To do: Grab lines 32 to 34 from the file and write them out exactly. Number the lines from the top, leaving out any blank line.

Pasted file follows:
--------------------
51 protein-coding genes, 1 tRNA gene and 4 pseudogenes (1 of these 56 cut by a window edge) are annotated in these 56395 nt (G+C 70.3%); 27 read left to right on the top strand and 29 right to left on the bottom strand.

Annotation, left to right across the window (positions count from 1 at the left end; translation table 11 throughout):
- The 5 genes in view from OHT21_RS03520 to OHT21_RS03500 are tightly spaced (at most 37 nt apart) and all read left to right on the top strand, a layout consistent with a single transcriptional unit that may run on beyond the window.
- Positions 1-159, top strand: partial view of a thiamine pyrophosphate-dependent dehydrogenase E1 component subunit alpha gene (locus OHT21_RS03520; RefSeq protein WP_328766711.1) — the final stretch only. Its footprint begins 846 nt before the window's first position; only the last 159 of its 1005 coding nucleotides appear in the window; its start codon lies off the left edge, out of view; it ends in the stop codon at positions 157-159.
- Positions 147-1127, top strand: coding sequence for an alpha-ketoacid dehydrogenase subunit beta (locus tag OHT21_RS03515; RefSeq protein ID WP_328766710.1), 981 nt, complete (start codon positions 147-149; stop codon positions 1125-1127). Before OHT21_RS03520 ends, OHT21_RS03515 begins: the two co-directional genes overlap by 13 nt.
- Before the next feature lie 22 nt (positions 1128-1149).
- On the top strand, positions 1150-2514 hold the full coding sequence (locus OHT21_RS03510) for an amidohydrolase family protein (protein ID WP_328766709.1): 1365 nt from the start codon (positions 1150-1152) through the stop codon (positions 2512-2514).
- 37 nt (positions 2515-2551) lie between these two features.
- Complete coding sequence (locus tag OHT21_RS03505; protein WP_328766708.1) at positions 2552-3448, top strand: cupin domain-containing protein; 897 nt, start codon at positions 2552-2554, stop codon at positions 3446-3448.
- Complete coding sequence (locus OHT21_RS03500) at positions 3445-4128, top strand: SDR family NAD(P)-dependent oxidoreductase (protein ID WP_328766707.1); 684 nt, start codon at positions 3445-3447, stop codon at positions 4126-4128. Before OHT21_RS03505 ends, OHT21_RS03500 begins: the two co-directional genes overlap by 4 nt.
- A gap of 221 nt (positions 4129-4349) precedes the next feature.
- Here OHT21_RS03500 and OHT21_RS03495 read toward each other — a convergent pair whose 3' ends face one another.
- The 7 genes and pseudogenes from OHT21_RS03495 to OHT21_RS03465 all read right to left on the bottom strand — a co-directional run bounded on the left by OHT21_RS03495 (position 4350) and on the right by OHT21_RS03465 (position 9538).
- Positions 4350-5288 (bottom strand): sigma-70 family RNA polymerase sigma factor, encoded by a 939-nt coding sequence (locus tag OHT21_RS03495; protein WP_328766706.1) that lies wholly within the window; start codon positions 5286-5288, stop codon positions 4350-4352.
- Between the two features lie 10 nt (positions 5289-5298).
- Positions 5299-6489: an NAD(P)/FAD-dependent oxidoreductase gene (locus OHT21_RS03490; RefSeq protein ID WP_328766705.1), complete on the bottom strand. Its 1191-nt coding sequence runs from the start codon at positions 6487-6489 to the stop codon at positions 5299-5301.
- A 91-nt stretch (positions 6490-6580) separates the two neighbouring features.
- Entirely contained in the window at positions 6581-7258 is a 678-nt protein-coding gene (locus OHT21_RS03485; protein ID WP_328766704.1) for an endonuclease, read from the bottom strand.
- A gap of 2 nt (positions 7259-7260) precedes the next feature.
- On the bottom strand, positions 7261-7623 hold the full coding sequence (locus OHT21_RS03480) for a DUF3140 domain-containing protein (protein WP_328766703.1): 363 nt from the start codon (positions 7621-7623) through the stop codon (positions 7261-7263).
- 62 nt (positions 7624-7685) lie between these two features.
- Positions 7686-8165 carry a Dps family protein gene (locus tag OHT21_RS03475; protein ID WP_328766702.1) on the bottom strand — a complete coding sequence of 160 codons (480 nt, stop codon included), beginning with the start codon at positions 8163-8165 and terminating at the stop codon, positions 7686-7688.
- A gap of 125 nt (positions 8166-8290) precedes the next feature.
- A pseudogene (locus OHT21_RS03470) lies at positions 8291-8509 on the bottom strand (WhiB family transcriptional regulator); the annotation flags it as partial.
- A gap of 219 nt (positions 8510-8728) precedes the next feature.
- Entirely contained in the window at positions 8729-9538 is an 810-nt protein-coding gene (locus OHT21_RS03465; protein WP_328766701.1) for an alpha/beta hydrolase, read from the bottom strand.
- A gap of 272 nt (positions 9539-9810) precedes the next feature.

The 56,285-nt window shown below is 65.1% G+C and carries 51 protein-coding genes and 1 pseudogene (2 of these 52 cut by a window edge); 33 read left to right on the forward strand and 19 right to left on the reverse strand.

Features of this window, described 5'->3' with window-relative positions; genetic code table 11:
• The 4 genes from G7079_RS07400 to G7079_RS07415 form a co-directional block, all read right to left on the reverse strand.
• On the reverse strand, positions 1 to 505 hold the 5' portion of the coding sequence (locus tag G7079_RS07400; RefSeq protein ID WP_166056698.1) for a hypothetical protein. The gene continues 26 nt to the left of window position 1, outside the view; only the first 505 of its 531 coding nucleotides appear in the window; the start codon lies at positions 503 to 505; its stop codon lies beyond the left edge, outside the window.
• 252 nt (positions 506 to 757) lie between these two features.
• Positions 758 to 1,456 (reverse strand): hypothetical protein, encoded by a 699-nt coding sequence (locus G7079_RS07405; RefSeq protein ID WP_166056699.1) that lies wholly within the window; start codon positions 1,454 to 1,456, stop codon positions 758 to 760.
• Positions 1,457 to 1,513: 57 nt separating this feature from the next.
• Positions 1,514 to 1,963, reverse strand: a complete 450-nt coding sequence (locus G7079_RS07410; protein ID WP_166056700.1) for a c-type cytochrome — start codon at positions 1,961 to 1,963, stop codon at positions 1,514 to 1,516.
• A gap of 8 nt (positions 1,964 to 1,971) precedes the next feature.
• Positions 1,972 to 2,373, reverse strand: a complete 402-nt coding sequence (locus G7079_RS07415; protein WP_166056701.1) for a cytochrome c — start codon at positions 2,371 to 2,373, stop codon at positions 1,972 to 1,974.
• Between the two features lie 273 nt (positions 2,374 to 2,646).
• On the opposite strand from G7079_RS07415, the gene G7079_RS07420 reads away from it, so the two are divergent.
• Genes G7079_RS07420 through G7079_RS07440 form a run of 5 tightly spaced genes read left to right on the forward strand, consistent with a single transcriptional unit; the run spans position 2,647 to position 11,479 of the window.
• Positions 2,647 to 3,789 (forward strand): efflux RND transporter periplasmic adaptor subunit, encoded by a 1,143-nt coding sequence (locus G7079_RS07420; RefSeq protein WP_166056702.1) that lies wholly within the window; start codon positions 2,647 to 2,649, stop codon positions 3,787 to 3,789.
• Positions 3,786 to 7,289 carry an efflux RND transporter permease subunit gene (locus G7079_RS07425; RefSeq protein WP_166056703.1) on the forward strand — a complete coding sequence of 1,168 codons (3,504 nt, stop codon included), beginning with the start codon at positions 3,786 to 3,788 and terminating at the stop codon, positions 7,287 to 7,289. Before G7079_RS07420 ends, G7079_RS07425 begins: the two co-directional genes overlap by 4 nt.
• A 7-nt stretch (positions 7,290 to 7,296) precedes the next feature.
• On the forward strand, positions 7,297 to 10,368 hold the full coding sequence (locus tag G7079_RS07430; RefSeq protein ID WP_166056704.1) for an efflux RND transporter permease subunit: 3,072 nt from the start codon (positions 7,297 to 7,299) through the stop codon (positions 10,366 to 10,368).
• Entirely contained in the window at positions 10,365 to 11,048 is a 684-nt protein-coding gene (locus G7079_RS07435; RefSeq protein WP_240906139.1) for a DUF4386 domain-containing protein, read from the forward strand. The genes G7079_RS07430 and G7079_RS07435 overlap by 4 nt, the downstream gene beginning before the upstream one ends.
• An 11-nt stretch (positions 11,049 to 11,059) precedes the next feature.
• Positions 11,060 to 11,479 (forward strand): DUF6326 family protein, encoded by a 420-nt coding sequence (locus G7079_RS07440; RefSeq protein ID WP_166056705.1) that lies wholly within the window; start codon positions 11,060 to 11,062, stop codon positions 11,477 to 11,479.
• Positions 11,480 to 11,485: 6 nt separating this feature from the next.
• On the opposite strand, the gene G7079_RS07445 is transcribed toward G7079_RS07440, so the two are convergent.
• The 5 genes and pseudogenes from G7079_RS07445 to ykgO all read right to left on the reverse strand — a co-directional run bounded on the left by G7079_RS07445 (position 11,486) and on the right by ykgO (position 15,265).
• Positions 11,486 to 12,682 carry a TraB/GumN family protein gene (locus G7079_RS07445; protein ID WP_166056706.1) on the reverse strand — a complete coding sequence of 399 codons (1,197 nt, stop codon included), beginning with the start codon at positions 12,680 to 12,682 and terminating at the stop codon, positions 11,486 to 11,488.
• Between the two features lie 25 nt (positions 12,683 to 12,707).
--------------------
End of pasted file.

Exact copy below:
• 252 nt (positions 506 to 757) lie between these two features.
• Positions 758 to 1,456 (reverse strand): hypothetical protein, encoded by a 699-nt coding sequence (locus G7079_RS07405; RefSeq protein ID WP_166056699.1) that lies wholly within the window; start codon positions 1,454 to 1,456, stop codon positions 758 to 760.
• Positions 1,457 to 1,513: 57 nt separating this feature from the next.